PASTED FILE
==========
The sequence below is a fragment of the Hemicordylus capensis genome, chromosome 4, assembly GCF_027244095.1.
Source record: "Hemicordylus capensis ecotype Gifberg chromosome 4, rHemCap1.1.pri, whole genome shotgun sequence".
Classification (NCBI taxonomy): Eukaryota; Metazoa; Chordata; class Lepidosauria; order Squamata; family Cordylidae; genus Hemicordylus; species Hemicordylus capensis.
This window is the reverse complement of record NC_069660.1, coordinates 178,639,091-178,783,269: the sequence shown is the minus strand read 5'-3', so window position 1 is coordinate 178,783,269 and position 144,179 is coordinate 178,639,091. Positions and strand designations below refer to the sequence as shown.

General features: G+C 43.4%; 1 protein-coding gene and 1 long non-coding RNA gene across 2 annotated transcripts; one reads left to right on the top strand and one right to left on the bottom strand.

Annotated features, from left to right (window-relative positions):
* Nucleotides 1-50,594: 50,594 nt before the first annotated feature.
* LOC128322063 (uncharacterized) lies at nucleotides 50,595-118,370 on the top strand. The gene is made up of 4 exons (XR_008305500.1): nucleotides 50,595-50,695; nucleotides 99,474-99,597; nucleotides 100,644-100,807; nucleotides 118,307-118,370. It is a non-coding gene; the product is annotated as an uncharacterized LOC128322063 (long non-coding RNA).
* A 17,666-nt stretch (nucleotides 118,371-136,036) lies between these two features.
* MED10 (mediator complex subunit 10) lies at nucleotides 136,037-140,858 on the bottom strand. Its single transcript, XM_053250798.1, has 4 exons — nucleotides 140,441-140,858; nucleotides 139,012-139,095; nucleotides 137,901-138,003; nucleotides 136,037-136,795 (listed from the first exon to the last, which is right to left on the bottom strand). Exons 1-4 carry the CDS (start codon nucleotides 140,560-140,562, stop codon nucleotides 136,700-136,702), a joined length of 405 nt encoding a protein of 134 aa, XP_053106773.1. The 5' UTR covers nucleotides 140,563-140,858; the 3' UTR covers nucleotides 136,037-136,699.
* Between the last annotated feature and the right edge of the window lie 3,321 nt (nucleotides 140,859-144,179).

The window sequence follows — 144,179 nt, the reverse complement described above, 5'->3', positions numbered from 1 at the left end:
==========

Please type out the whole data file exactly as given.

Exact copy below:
The sequence below is a fragment of the Hemicordylus capensis genome, chromosome 4, assembly GCF_027244095.1.
Source record: "Hemicordylus capensis ecotype Gifberg chromosome 4, rHemCap1.1.pri, whole genome shotgun sequence".
Classification (NCBI taxonomy): Eukaryota; Metazoa; Chordata; class Lepidosauria; order Squamata; family Cordylidae; genus Hemicordylus; species Hemicordylus capensis.
This window is the reverse complement of record NC_069660.1, coordinates 178,639,091-178,783,269: the sequence shown is the minus strand read 5'-3', so window position 1 is coordinate 178,783,269 and position 144,179 is coordinate 178,639,091. Positions and strand designations below refer to the sequence as shown.

General features: G+C 43.4%; 1 protein-coding gene and 1 long non-coding RNA gene across 2 annotated transcripts; one reads left to right on the top strand and one right to left on the bottom strand.

Annotated features, from left to right (window-relative positions):
* Nucleotides 1-50,594: 50,594 nt before the first annotated feature.
* LOC128322063 (uncharacterized) lies at nucleotides 50,595-118,370 on the top strand. The gene is made up of 4 exons (XR_008305500.1): nucleotides 50,595-50,695; nucleotides 99,474-99,597; nucleotides 100,644-100,807; nucleotides 118,307-118,370. It is a non-coding gene; the product is annotated as an uncharacterized LOC128322063 (long non-coding RNA).
* A 17,666-nt stretch (nucleotides 118,371-136,036) lies between these two features.
* MED10 (mediator complex subunit 10) lies at nucleotides 136,037-140,858 on the bottom strand. Its single transcript, XM_053250798.1, has 4 exons — nucleotides 140,441-140,858; nucleotides 139,012-139,095; nucleotides 137,901-138,003; nucleotides 136,037-136,795 (listed from the first exon to the last, which is right to left on the bottom strand). Exons 1-4 carry the CDS (start codon nucleotides 140,560-140,562, stop codon nucleotides 136,700-136,702), a joined length of 405 nt encoding a protein of 134 aa, XP_053106773.1. The 5' UTR covers nucleotides 140,563-140,858; the 3' UTR covers nucleotides 136,037-136,699.
* Between the last annotated feature and the right edge of the window lie 3,321 nt (nucleotides 140,859-144,179).

The window sequence follows — 144,179 nt, the reverse complement described above, 5'->3', positions numbered from 1 at the left end: